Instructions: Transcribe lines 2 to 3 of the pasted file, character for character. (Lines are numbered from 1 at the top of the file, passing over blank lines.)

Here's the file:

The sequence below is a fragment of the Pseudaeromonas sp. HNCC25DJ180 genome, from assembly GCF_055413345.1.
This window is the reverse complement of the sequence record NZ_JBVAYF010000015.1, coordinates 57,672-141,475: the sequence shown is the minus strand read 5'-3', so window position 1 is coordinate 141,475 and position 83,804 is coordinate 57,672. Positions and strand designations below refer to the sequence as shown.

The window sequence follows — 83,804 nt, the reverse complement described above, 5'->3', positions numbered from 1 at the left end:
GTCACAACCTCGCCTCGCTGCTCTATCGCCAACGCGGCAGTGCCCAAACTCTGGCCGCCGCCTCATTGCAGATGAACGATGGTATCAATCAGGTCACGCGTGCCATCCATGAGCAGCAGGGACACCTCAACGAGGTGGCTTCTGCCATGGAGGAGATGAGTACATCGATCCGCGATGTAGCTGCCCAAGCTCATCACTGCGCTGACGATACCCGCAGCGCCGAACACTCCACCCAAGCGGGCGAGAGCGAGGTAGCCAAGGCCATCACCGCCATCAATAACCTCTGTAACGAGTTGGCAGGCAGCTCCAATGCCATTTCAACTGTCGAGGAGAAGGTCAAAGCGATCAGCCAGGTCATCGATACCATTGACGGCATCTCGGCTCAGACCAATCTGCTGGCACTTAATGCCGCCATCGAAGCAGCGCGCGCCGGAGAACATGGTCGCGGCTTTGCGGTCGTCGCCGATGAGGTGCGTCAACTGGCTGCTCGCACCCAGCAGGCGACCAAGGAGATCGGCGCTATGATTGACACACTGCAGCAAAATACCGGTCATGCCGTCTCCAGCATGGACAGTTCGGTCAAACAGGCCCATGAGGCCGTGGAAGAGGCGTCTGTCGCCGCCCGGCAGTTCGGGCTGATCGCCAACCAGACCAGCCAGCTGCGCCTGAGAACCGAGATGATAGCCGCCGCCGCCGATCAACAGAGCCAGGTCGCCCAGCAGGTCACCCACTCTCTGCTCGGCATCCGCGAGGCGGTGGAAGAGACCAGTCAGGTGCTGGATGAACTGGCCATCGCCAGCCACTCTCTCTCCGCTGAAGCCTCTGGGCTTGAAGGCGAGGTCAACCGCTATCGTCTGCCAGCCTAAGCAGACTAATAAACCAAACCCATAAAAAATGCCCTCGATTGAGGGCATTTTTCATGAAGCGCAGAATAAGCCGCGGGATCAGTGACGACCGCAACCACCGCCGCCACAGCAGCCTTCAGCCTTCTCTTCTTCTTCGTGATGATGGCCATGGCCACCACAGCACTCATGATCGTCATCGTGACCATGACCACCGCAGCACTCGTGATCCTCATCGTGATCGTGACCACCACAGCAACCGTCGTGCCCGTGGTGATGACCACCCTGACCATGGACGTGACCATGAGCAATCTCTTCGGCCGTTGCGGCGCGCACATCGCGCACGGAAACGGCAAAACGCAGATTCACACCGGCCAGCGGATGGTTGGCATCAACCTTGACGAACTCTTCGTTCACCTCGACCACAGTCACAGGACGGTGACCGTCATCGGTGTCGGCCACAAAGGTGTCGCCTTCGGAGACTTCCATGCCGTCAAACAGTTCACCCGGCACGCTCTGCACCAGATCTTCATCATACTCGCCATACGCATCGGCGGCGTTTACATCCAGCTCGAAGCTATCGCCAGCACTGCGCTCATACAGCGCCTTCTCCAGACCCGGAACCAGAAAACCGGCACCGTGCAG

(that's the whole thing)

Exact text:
This window is the reverse complement of the sequence record NZ_JBVAYF010000015.1, coordinates 57,672-141,475: the sequence shown is the minus strand read 5'-3', so window position 1 is coordinate 141,475 and position 83,804 is coordinate 57,672. Positions and strand designations below refer to the sequence as shown.

The window sequence follows — 83,804 nt, the reverse complement described above, 5'->3', positions numbered from 1 at the left end: